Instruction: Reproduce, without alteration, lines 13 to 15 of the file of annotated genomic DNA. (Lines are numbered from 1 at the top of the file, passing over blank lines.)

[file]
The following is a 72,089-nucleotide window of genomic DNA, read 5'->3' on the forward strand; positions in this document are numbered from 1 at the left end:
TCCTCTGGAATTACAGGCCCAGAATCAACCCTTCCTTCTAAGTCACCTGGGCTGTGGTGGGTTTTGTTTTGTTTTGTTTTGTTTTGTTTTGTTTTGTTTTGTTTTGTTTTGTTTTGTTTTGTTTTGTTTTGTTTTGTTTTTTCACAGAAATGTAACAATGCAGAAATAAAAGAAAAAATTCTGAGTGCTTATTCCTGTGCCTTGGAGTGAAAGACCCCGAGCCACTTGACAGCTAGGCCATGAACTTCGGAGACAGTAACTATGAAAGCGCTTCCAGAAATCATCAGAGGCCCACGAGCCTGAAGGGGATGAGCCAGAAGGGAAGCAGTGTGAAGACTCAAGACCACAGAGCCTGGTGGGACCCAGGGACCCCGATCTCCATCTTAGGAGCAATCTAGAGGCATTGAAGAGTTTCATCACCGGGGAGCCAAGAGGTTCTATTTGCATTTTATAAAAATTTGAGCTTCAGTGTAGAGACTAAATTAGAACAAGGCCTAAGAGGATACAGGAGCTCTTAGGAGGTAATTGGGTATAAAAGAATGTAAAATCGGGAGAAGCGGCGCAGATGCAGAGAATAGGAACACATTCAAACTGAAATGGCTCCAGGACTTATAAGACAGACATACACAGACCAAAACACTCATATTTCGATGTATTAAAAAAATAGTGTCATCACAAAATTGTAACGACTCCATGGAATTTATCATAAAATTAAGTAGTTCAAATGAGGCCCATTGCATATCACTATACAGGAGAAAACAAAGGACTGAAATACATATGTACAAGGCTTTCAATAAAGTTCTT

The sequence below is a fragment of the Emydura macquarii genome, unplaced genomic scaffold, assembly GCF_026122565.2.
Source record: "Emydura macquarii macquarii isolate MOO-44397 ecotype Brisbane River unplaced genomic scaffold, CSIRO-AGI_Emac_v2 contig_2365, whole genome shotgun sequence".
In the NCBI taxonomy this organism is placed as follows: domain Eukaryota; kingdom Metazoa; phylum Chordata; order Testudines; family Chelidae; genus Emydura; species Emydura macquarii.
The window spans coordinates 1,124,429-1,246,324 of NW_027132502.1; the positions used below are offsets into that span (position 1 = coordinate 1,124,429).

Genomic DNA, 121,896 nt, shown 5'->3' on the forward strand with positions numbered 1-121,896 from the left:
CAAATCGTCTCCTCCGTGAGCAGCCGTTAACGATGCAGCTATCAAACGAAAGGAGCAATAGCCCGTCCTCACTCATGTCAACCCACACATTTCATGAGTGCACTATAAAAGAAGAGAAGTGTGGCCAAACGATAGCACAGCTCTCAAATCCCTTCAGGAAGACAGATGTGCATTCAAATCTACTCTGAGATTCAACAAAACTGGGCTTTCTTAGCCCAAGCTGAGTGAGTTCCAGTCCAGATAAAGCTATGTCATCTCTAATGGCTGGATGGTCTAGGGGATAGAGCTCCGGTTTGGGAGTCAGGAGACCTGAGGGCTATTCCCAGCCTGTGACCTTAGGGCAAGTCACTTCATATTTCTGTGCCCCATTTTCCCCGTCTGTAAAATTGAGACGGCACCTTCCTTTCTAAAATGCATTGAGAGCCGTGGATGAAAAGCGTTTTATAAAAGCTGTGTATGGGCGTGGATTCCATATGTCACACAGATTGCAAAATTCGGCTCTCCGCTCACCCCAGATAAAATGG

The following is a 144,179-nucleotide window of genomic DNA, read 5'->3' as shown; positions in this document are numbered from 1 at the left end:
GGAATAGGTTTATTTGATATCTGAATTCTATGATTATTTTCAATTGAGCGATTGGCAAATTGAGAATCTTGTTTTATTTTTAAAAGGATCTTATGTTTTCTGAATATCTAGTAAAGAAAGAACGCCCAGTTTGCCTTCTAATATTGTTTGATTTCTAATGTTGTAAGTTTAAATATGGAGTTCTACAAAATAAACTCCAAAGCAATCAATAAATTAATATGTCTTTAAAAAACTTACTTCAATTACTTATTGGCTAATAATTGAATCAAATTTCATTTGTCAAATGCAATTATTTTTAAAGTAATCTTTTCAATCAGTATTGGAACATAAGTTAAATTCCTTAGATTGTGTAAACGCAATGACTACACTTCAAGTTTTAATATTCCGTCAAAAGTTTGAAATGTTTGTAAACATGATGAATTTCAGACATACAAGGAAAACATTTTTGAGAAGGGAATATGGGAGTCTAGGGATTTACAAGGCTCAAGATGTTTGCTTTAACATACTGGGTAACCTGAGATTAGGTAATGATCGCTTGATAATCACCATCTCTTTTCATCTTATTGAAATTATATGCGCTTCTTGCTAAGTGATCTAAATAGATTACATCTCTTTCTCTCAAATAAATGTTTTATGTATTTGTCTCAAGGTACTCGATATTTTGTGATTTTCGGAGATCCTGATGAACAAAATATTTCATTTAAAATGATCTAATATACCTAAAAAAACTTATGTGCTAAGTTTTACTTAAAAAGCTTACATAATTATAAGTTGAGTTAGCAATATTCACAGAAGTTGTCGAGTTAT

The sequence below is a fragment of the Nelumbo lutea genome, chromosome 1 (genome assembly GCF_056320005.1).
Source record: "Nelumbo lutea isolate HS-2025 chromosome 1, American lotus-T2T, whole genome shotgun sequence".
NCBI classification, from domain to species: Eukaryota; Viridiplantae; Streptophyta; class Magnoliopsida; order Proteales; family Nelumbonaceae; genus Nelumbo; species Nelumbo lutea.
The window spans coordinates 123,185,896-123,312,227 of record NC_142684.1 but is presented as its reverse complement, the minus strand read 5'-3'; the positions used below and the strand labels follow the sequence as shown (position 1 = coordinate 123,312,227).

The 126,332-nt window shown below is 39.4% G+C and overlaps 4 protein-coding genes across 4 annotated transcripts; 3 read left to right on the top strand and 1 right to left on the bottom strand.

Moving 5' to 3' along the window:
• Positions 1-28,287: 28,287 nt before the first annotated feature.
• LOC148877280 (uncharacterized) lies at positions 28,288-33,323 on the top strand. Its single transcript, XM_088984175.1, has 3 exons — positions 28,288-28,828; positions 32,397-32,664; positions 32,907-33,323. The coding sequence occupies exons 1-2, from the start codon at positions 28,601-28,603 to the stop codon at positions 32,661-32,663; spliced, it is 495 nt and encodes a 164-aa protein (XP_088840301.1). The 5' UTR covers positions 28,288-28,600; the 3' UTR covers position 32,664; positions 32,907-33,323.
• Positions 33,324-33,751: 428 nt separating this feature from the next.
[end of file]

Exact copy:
NCBI classification, from domain to species: Eukaryota; Viridiplantae; Streptophyta; class Magnoliopsida; order Proteales; family Nelumbonaceae; genus Nelumbo; species Nelumbo lutea.
The window spans coordinates 123,185,896-123,312,227 of record NC_142684.1 but is presented as its reverse complement, the minus strand read 5'-3'; the positions used below and the strand labels follow the sequence as shown (position 1 = coordinate 123,312,227).

The 126,332-nt window shown below is 39.4% G+C and overlaps 4 protein-coding genes across 4 annotated transcripts; 3 read left to right on the top strand and 1 right to left on the bottom strand.